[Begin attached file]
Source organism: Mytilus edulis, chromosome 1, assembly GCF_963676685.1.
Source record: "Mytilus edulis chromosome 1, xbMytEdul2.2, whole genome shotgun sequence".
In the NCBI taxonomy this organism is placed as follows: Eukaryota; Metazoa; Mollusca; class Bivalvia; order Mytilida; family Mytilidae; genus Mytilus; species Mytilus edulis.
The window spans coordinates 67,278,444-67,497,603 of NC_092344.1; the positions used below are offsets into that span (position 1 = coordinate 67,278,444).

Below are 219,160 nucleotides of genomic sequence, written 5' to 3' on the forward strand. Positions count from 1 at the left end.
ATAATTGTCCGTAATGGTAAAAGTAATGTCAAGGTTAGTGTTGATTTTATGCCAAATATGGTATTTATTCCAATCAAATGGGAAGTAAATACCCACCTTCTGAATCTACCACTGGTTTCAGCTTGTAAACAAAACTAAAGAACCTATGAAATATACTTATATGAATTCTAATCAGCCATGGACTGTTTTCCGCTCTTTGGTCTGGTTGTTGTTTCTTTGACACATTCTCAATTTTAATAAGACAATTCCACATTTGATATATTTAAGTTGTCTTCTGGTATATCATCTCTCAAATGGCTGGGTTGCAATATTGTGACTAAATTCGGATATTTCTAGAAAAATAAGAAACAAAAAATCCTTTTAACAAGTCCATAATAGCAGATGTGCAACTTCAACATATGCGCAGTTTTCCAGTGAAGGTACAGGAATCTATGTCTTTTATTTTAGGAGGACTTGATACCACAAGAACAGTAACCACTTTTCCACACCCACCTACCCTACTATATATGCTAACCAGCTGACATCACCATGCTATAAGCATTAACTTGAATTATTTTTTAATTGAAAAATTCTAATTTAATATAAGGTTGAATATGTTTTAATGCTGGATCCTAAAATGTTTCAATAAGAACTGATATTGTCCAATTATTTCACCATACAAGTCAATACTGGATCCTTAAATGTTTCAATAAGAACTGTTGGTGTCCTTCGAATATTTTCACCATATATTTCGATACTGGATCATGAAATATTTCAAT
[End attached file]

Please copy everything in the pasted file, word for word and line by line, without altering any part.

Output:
Source organism: Mytilus edulis, chromosome 1, assembly GCF_963676685.1.
Source record: "Mytilus edulis chromosome 1, xbMytEdul2.2, whole genome shotgun sequence".
In the NCBI taxonomy this organism is placed as follows: Eukaryota; Metazoa; Mollusca; class Bivalvia; order Mytilida; family Mytilidae; genus Mytilus; species Mytilus edulis.
The window spans coordinates 67,278,444-67,497,603 of NC_092344.1; the positions used below are offsets into that span (position 1 = coordinate 67,278,444).

Below are 219,160 nucleotides of genomic sequence, written 5' to 3' on the forward strand. Positions count from 1 at the left end.
ATAATTGTCCGTAATGGTAAAAGTAATGTCAAGGTTAGTGTTGATTTTATGCCAAATATGGTATTTATTCCAATCAAATGGGAAGTAAATACCCACCTTCTGAATCTACCACTGGTTTCAGCTTGTAAACAAAACTAAAGAACCTATGAAATATACTTATATGAATTCTAATCAGCCATGGACTGTTTTCCGCTCTTTGGTCTGGTTGTTGTTTCTTTGACACATTCTCAATTTTAATAAGACAATTCCACATTTGATATATTTAAGTTGTCTTCTGGTATATCATCTCTCAAATGGCTGGGTTGCAATATTGTGACTAAATTCGGATATTTCTAGAAAAATAAGAAACAAAAAATCCTTTTAACAAGTCCATAATAGCAGATGTGCAACTTCAACATATGCGCAGTTTTCCAGTGAAGGTACAGGAATCTATGTCTTTTATTTTAGGAGGACTTGATACCACAAGAACAGTAACCACTTTTCCACACCCACCTACCCTACTATATATGCTAACCAGCTGACATCACCATGCTATAAGCATTAACTTGAATTATTTTTTAATTGAAAAATTCTAATTTAATATAAGGTTGAATATGTTTTAATGCTGGATCCTAAAATGTTTCAATAAGAACTGATATTGTCCAATTATTTCACCATACAAGTCAATACTGGATCCTTAAATGTTTCAATAAGAACTGTTGGTGTCCTTCGAATATTTTCACCATATATTTCGATACTGGATCATGAAATATTTCAAT